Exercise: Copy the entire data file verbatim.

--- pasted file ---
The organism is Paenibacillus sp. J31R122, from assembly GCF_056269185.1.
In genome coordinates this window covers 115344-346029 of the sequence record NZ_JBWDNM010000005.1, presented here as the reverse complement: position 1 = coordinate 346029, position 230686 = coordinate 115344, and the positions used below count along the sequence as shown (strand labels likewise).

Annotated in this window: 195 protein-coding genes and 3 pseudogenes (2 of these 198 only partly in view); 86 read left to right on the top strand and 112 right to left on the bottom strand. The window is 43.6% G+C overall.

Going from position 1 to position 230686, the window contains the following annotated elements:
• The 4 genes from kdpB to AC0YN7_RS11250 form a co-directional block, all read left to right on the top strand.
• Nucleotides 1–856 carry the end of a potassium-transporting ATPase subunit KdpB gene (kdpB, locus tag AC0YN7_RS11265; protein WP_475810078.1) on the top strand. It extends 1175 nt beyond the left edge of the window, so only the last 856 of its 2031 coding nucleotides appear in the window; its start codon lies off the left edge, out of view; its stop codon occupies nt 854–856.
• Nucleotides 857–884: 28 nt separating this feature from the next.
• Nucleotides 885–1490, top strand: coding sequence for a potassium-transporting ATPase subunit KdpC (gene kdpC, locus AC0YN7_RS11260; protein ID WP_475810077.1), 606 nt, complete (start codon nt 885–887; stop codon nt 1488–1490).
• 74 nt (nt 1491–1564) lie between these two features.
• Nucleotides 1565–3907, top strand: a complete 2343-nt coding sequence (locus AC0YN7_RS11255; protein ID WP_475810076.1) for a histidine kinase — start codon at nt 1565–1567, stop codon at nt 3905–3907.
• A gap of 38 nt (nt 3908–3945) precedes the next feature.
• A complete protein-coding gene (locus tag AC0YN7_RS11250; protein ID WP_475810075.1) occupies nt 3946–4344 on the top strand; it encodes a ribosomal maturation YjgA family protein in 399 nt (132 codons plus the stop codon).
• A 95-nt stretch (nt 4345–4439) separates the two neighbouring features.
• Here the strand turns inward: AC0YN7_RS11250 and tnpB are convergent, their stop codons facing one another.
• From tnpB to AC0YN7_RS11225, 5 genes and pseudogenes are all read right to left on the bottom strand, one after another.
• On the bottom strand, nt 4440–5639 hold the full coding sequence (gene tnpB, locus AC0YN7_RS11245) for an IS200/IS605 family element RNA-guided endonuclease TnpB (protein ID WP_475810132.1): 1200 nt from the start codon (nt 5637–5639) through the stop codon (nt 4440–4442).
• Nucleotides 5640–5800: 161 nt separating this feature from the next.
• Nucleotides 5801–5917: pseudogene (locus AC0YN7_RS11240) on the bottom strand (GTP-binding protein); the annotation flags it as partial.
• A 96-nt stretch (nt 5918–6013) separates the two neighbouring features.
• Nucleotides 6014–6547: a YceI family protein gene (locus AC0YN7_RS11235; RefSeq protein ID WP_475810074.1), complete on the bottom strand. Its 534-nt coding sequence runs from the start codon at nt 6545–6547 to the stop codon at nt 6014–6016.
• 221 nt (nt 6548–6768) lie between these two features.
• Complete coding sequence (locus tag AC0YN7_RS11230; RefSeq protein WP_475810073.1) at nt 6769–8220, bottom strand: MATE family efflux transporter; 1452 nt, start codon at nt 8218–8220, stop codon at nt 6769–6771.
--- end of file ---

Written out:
The organism is Paenibacillus sp. J31R122, from assembly GCF_056269185.1.
In genome coordinates this window covers 115344-346029 of the sequence record NZ_JBWDNM010000005.1, presented here as the reverse complement: position 1 = coordinate 346029, position 230686 = coordinate 115344, and the positions used below count along the sequence as shown (strand labels likewise).

Annotated in this window: 195 protein-coding genes and 3 pseudogenes (2 of these 198 only partly in view); 86 read left to right on the top strand and 112 right to left on the bottom strand. The window is 43.6% G+C overall.

Going from position 1 to position 230686, the window contains the following annotated elements:
• The 4 genes from kdpB to AC0YN7_RS11250 form a co-directional block, all read left to right on the top strand.
• Nucleotides 1–856 carry the end of a potassium-transporting ATPase subunit KdpB gene (kdpB, locus tag AC0YN7_RS11265; protein WP_475810078.1) on the top strand. It extends 1175 nt beyond the left edge of the window, so only the last 856 of its 2031 coding nucleotides appear in the window; its start codon lies off the left edge, out of view; its stop codon occupies nt 854–856.
• Nucleotides 857–884: 28 nt separating this feature from the next.
• Nucleotides 885–1490, top strand: coding sequence for a potassium-transporting ATPase subunit KdpC (gene kdpC, locus AC0YN7_RS11260; protein ID WP_475810077.1), 606 nt, complete (start codon nt 885–887; stop codon nt 1488–1490).
• 74 nt (nt 1491–1564) lie between these two features.
• Nucleotides 1565–3907, top strand: a complete 2343-nt coding sequence (locus AC0YN7_RS11255; protein ID WP_475810076.1) for a histidine kinase — start codon at nt 1565–1567, stop codon at nt 3905–3907.
• A gap of 38 nt (nt 3908–3945) precedes the next feature.
• A complete protein-coding gene (locus tag AC0YN7_RS11250; protein ID WP_475810075.1) occupies nt 3946–4344 on the top strand; it encodes a ribosomal maturation YjgA family protein in 399 nt (132 codons plus the stop codon).
• A 95-nt stretch (nt 4345–4439) separates the two neighbouring features.
• Here the strand turns inward: AC0YN7_RS11250 and tnpB are convergent, their stop codons facing one another.
• From tnpB to AC0YN7_RS11225, 5 genes and pseudogenes are all read right to left on the bottom strand, one after another.
• On the bottom strand, nt 4440–5639 hold the full coding sequence (gene tnpB, locus AC0YN7_RS11245) for an IS200/IS605 family element RNA-guided endonuclease TnpB (protein ID WP_475810132.1): 1200 nt from the start codon (nt 5637–5639) through the stop codon (nt 4440–4442).
• Nucleotides 5640–5800: 161 nt separating this feature from the next.
• Nucleotides 5801–5917: pseudogene (locus AC0YN7_RS11240) on the bottom strand (GTP-binding protein); the annotation flags it as partial.
• A 96-nt stretch (nt 5918–6013) separates the two neighbouring features.
• Nucleotides 6014–6547: a YceI family protein gene (locus AC0YN7_RS11235; RefSeq protein ID WP_475810074.1), complete on the bottom strand. Its 534-nt coding sequence runs from the start codon at nt 6545–6547 to the stop codon at nt 6014–6016.
• 221 nt (nt 6548–6768) lie between these two features.
• Complete coding sequence (locus tag AC0YN7_RS11230; RefSeq protein WP_475810073.1) at nt 6769–8220, bottom strand: MATE family efflux transporter; 1452 nt, start codon at nt 8218–8220, stop codon at nt 6769–6771.